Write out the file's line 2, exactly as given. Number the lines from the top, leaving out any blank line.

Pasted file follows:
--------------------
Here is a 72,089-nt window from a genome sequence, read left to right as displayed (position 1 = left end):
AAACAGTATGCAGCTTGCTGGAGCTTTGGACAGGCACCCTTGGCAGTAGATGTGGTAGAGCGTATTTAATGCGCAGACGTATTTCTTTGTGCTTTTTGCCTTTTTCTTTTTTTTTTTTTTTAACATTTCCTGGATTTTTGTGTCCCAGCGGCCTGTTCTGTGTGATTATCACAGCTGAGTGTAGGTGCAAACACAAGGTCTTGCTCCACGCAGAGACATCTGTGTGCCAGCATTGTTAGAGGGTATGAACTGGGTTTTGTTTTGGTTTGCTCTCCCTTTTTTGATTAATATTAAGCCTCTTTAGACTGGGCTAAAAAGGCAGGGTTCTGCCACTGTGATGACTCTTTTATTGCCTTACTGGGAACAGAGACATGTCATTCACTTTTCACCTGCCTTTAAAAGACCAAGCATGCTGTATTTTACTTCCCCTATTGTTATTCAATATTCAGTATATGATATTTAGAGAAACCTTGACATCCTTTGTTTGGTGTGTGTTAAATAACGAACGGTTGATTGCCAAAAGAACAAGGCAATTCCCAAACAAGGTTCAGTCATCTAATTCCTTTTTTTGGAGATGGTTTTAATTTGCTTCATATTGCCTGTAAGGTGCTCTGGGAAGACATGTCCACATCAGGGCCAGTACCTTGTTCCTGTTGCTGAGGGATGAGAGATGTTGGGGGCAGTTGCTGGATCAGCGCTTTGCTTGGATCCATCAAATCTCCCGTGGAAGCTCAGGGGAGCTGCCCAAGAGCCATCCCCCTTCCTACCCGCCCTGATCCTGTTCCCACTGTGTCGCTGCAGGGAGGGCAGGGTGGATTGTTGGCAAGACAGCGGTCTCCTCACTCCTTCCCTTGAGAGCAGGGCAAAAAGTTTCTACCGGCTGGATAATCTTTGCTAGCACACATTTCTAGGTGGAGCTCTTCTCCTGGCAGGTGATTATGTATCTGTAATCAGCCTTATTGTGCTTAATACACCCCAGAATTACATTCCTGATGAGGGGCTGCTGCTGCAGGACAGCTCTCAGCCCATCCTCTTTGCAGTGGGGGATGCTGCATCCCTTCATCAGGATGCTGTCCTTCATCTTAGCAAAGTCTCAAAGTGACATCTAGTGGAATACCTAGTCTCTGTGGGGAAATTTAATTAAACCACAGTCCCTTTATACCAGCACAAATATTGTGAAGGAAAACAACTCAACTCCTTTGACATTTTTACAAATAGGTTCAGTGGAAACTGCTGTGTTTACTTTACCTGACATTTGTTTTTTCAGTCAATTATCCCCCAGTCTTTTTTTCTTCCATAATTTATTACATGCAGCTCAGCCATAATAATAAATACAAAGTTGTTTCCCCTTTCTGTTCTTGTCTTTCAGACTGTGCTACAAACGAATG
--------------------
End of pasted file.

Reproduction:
AAACAGTATGCAGCTTGCTGGAGCTTTGGACAGGCACCCTTGGCAGTAGATGTGGTAGAGCGTATTTAATGCGCAGACGTATTTCTTTGTGCTTTTTGCCTTTTTCTTTTTTTTTTTTTTTAACATTTCCTGGATTTTTGTGTCCCAGCGGCCTGTTCTGTGTGATTATCACAGCTGAGTGTAGGTGCAAACACAAGGTCTTGCTCCACGCAGAGACATCTGTGTGCCAGCATTGTTAGAGGGTATGAACTGGGTTTTGTTTTGGTTTGCTCTCCCTTTTTTGATTAATATTAAGCCTCTTTAGACTGGGCTAAAAAGGCAGGGTTCTGCCACTGTGATGACTCTTTTATTGCCTTACTGGGAACAGAGACATGTCATTCACTTTTCACCTGCCTTTAAAAGACCAAGCATGCTGTATTTTACTTCCCCTATTGTTATTCAATATTCAGTATATGATATTTAGAGAAACCTTGACATCCTTTGTTTGGTGTGTGTTAAATAACGAACGGTTGATTGCCAAAAGAACAAGGCAATTCCCAAACAAGGTTCAGTCATCTAATTCCTTTTTTTGGAGATGGTTTTAATTTGCTTCATATTGCCTGTAAGGTGCTCTGGGAAGACATGTCCACATCAGGGCCAGTACCTTGTTCCTGTTGCTGAGGGATGAGAGATGTTGGGGGCAGTTGCTGGATCAGCGCTTTGCTTGGATCCATCAAATCTCCCGTGGAAGCTCAGGGGAGCTGCCCAAGAGCCATCCCCCTTCCTACCCGCCCTGATCCTGTTCCCACTGTGTCGCTGCAGGGAGGGCAGGGTGGATTGTTGGCAAGACAGCGGTCTCCTCACTCCTTCCCTTGAGAGCAGGGCAAAAAGTTTCTACCGGCTGGATAATCTTTGCTAGCACACATTTCTAGGTGGAGCTCTTCTCCTGGCAGGTGATTATGTATCTGTAATCAGCCTTATTGTGCTTAATACACCCCAGAATTACATTCCTGATGAGGGGCTGCTGCTGCAGGACAGCTCTCAGCCCATCCTCTTTGCAGTGGGGGATGCTGCATCCCTTCATCAGGATGCTGTCCTTCATCTTAGCAAAGTCTCAAAGTGACATCTAGTGGAATACCTAGTCTCTGTGGGGAAATTTAATTAAACCACAGTCCCTTTATACCAGCACAAATATTGTGAAGGAAAACAACTCAACTCCTTTGACATTTTTACAAATAGGTTCAGTGGAAACTGCTGTGTTTACTTTACCTGACATTTGTTTTTTCAGTCAATTATCCCCCAGTCTTTTTTTCTTCCATAATTTATTACATGCAGCTCAGCCATAATAATAAATACAAAGTTGTTTCCCCTTTCTGTTCTTGTCTTTCAGACTGTGCTACAAACGAATG